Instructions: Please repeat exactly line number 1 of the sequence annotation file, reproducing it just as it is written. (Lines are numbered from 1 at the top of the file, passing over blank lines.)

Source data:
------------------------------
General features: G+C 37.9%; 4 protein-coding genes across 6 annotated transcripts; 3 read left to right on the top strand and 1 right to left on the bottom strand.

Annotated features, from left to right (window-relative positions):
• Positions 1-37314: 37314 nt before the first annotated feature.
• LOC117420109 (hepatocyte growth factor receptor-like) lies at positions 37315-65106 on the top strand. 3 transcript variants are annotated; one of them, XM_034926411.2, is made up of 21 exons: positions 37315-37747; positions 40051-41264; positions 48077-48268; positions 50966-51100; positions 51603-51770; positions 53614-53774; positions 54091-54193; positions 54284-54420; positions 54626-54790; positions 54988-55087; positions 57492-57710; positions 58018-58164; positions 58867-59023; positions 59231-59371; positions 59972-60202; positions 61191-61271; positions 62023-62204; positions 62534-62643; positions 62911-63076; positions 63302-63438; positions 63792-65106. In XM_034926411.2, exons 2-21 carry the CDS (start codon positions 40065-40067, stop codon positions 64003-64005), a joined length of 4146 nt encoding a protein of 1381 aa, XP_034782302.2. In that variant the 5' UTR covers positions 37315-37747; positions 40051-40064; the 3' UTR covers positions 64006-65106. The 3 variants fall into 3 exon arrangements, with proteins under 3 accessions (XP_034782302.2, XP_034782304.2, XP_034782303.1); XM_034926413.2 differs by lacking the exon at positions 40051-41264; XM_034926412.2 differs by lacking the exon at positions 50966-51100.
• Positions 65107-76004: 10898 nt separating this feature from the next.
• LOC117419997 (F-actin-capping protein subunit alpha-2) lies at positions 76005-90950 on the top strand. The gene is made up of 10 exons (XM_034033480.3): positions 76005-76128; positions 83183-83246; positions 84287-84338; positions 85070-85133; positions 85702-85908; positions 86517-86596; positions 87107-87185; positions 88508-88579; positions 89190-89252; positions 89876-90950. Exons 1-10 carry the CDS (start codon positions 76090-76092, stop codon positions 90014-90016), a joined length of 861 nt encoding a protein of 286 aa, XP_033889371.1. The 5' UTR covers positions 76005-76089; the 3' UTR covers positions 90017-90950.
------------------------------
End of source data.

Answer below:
General features: G+C 37.9%; 4 protein-coding genes across 6 annotated transcripts; 3 read left to right on the top strand and 1 right to left on the bottom strand.